Fire takes no holiday, and the Hawaii Wildfire Management Organization is organizing a day of fire preparedness at the Waikoloa Dryland Wildfire Safety Park in Waikoloa Village on Saturday, May 3, from 9 a.m. to 3 p.m. on Melia Street in Waikoloa. Activities include a firefighter meet and greet, student-led garden tours, a keiki activity station, and a visit from Smokey the Bear. Wildfire preparedness workshops and guest speakers will also be on hand to teach community members how they can help prevent wildfires and protect their homes.
“It’s the first ever National Wildfire Preparedness Day,” said Pablo Beimler, education and outreach coordinator for Hawaii Wildfire Management Organization. “The idea is to have communities from all over the nation participate in wildfire awareness and hold these events. This is a great way to show that Hawaii has wildfire issues and that communities are taking charge and getting involved.”
“Almost all of the fires in the state of Hawaii are from humans,” said Elizabeth Pickett, executive director of HWMO. “Whether it’s intentional or accidental they’re all human caused. Preventing ignition is key. Fire goes where there’s fuel, and we consider fuel to be vegetation, leaf litter, tree debris, branches and anything that’s combustible. It’s important to maintain your landscaping. You want your house 10 feet clear of debris, dried grass, or brush. You want your grass short. You also want to harden your home. By that we mean converting as much as you can around your home to non-combustible building materials. For example replacing wood fences with stone, or replacing wooden shingles with metal roofing.”
Waikoloa is the most fire prone subdivision, not just on Hawaii Island, but in the entire state.
“Waikoloa is vulnerable to large-scale, destructive wildfires like the one in 2005 that could have wiped out the entire village,” said Beimler. “The idea is to really ramp up our efforts in Waikoloa and let people know there are things they can do to protect their homes and prevent wildfires.”
HWMO is anxious about the upcoming fire season and hopes that educational events like National Wildfire Preparedness Day will help educate the community and subsequently prevent possible ignitions.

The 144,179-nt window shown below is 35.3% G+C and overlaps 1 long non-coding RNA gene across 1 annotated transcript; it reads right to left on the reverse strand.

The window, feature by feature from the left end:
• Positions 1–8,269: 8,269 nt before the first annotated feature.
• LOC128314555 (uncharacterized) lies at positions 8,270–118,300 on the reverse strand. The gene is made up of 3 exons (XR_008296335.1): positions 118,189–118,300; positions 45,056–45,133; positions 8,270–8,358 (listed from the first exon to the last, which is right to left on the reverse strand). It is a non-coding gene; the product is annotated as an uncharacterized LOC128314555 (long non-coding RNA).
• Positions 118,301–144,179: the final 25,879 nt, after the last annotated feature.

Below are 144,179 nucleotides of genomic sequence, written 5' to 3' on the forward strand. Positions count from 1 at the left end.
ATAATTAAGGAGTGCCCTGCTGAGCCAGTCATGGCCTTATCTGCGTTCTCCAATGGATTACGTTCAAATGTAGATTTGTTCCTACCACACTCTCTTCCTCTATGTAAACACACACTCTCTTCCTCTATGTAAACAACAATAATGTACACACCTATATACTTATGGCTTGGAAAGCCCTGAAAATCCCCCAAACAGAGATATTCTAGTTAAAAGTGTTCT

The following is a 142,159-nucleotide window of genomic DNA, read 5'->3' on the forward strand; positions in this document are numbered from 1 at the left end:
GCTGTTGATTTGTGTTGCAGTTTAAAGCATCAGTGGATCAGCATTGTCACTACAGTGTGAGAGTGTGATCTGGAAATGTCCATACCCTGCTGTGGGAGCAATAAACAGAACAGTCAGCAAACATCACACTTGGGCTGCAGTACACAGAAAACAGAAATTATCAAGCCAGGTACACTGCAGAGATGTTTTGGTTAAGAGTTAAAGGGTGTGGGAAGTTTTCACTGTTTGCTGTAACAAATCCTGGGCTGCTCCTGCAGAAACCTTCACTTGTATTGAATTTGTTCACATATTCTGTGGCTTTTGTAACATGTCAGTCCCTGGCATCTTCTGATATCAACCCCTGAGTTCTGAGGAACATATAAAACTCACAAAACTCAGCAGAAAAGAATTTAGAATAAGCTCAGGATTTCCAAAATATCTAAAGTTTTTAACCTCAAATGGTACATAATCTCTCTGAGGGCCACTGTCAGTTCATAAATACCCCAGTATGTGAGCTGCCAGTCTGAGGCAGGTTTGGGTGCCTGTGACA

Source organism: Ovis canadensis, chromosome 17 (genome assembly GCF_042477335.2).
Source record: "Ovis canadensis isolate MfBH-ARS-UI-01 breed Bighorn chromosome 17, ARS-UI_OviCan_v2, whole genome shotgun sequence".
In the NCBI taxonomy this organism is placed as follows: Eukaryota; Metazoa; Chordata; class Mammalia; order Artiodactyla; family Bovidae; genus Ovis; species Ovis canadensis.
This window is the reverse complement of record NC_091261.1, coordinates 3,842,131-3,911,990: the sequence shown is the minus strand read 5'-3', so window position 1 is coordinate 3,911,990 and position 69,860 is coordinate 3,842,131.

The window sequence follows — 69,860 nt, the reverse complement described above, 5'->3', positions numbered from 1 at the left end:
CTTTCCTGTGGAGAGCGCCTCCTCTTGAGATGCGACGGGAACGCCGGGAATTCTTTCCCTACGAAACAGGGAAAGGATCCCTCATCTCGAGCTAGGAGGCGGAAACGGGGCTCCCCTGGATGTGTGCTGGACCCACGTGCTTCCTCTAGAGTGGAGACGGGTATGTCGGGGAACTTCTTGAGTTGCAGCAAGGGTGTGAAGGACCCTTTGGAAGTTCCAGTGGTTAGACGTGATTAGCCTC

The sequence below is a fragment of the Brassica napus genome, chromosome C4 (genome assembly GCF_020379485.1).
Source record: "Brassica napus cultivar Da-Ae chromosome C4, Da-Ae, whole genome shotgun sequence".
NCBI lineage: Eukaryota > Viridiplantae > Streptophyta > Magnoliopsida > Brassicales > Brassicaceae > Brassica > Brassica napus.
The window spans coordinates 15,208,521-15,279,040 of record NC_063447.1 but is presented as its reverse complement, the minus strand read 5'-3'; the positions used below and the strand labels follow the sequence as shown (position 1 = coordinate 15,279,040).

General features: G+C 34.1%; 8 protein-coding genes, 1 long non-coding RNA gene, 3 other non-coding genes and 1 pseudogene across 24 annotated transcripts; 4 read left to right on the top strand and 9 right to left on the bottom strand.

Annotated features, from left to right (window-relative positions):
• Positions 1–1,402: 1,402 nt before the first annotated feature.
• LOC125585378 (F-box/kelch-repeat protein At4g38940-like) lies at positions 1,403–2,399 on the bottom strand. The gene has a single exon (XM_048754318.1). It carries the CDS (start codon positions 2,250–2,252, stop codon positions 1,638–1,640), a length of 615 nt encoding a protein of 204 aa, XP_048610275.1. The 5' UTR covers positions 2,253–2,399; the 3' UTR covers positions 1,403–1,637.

“With all the recent rain and all the recent vegetative growth, we are getting really nervous about the upcoming fire season,” said Pickett. “There’s predicted drought conditions, and although we have a lot of rain right now, in the future it looks like the vegetation will likely dry out and it will be at high risk of wildfire. We want to get the message out early on.”
Research shows that Hawaii has a higher proportion of fire-prone acres than any of the 17 western-most states. HWMO educates the community by raising awareness through proactive planning and prevention efforts. They created the first and only fire preparedness demonstration garden in Hawaii, The Waikoloa Dryland Wildfire Safety Park. The garden teaches community members how to reduce the impact of wildfires through defensible space, firewise landscaping and fire resistant building materials. This garden is primarily made up of low-maintenance, native Hawaiian species that are resistant to drought, wind, and heat.
“A fire can only go where things can burn,” said Pickett. “The idea is to interrupt that process and make the fire go somewhere else - not straight toward your house. You can do that by managing your vegetation, your grass and your leaf litter. It’s important to do all that ahead of time so the fire can’t damage your home.”
The best defense against wildfire is preparation and prevention. Saturday’s event hopes to provide lessons that will assist the community with protecting their property.
HWMO is working with the following organizations to put on this event: Hawaii Fire Department, Waikoloa Community Association, Waikoloa Community Emergency Response Team, Waikoloa Dry Forest Initiative, Waikoloa Outdoor Circle, and Malama Kai Foundation.